A new massive study recently conducted at Harvard Business School shows that adult women who grew up with mothers in the work force are more likely to have jobs, supervisory responsibility and earn higher wages than women raised by stay-at-home moms. Great news for moms who may be wondering if their children will suffer due to the absence of a stay-at-home mom. This research isn’t entirely groundbreaking. As the study points out, past research about maternal employment and how it relates to young children’s well-being has concluded that children of employed mothers do as well, if not better, at school, both in terms of academic achievement and in terms of behavior as peers who do have stay-at-home moms. However, that doesn’t mean that employed mothers don’t still worry that somehow their jobs outside the home may be harming their kids. Keep reading to learn about more of the key benefits of working mothers found in this study.

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This study used data from multiple sources and individual surveys collected as part of the International Social Survey Programme in 2002 and 2012 from nationally representative samples of men and women in 24 countries in North and South America, Australia, Europe, Asia and the Middle East. Even in more conservative countries, the results of this study were mainly positive. Below are some key perks found related to being raised by a working mom.

  • Adult sons’ employment outcomes were barely associated with maternal employment, but men of employed mothers do spend more time caring for family members and doing household chores than adult sons of stay-at-home mothers.
  • Kids with working moms tend to grow up learning how to better pitch in to help a household run smoothly.
  • Researchers note that children of working mothers, “observe the decisions and behaviors of their parents, learning skills and capacities that they can draw upon as resources as they navigate gendered situations and decisions later in life.”
  • The researchers hypothesize, but note that they cannot test directly, that mothers who are employed may be passing information to their daughters about important skills for exercising power and navigating career systems outside the home.
  • Best of all, both sons and daughters with moms employed outside the home are more likely to grow up believing that all people, regardless of gender, are equal and deserve equal rights and opportunities.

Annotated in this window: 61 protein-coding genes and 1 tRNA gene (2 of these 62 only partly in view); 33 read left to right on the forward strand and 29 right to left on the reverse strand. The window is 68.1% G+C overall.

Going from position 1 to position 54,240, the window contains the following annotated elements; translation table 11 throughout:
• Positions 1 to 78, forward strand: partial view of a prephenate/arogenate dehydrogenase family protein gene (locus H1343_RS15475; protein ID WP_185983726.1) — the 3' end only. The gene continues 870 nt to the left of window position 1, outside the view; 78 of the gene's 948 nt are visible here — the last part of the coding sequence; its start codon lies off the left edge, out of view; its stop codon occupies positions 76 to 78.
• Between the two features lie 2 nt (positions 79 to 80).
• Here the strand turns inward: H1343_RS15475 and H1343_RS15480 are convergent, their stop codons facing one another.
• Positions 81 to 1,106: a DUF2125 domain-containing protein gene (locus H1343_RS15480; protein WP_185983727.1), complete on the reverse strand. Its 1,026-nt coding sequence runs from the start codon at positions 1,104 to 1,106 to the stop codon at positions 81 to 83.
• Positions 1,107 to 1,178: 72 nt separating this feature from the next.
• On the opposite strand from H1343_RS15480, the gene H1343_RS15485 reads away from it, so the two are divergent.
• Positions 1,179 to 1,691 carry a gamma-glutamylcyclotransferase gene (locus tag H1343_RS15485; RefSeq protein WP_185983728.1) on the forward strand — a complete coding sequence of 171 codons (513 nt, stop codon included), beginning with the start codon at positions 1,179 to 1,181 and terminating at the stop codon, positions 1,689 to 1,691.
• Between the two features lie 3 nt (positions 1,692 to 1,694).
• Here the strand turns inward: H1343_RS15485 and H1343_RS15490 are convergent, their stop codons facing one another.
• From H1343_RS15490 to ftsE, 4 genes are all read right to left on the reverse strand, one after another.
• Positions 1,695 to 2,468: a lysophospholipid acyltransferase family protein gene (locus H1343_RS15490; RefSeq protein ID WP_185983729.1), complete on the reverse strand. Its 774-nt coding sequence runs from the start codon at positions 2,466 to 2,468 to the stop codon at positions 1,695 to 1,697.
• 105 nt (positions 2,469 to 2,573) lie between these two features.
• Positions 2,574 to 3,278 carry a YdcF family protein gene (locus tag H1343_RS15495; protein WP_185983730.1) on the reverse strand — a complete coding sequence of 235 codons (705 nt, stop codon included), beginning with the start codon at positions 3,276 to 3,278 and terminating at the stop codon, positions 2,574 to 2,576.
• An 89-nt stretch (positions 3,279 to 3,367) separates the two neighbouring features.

This study represents some excellent news for working moms, but if you tune into the radio show debate regarding this study, you’ll hear info that touches on some of the downsides of working parents in general, such as latchkey kids with fewer at home supports or kids who have been abused by a non-parent caregiver. Additionally you’ll hear that kid outcomes may also be based on how they view their mom’s jobs – i.e. are their moms working because they want to or have to due to an absent partner, and are their moms proud of their jobs or just working to make necessary money? Lastly, there’s also that old debate that all moms are working moms, regardless of jobs outside of the home. The above in mind, this research may be most important in that it helps to reinforce calls for national and local policies supporting parental employment and parents in general. Findings of this particular study suggest that policy should focus on supporting mothers who work—part time or full time. For example, providing quality and reasonably priced child care is an important factor in the well-being of parents and kids, as are workplace policies that hinder or assist parental employment. Working moms is a huge issue, one not likely to go away, and this study and radio show make that abundantly clear.

RELATED | Moms Are Worth Three Times More Than Dads When it Comes to Household Tasks

+ Mums the Word! Cross-national Effects of Maternal Employment on Gender Inequalities at Work and at Home (PDF)

+ Listen to a radio show about this study

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